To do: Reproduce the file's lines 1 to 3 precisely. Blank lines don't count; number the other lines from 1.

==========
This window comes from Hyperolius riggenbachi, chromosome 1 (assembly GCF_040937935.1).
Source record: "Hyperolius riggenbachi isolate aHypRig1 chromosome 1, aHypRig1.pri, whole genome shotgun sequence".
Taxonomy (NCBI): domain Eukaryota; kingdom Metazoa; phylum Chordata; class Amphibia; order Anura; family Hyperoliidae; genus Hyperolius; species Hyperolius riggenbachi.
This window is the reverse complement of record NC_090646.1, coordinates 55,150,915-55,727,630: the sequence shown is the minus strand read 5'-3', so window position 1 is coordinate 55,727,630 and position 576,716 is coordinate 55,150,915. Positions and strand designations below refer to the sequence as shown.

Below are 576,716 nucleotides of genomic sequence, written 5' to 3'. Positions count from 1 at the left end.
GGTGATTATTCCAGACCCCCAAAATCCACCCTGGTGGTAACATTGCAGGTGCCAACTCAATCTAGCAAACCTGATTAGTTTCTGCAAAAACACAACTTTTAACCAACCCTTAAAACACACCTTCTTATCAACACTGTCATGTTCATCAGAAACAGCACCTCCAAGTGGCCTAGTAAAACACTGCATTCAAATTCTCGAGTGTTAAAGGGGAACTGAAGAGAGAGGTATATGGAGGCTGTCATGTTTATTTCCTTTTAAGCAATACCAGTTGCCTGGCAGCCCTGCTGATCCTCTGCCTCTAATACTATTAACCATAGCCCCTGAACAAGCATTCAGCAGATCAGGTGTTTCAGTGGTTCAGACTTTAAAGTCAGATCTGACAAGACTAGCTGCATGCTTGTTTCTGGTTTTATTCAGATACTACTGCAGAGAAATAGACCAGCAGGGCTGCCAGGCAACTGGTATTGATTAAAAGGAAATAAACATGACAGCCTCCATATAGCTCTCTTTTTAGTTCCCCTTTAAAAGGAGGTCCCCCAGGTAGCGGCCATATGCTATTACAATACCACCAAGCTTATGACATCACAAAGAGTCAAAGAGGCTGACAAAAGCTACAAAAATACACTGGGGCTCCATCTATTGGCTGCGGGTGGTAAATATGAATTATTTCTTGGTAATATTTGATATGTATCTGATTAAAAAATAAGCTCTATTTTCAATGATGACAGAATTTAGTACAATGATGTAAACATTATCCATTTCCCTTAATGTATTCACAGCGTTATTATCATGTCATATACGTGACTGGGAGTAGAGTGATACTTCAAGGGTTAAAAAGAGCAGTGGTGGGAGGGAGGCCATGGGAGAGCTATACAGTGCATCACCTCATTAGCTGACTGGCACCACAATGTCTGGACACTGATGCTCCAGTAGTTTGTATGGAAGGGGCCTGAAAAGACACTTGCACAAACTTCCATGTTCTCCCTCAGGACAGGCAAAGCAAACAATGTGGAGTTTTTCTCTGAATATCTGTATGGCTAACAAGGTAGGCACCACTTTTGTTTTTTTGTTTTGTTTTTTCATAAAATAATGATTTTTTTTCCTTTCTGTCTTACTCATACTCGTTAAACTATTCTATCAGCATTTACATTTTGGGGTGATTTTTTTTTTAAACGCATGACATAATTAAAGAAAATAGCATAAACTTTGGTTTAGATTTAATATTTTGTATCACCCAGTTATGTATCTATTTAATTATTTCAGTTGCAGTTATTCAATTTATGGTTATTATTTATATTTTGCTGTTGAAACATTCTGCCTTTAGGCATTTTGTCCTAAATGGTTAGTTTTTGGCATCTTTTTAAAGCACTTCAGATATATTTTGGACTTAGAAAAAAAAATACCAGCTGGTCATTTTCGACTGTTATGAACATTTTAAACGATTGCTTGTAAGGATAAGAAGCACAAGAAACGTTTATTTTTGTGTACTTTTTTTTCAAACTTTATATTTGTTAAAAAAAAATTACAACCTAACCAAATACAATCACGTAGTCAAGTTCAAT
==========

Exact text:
This window comes from Hyperolius riggenbachi, chromosome 1 (assembly GCF_040937935.1).
Source record: "Hyperolius riggenbachi isolate aHypRig1 chromosome 1, aHypRig1.pri, whole genome shotgun sequence".
Taxonomy (NCBI): domain Eukaryota; kingdom Metazoa; phylum Chordata; class Amphibia; order Anura; family Hyperoliidae; genus Hyperolius; species Hyperolius riggenbachi.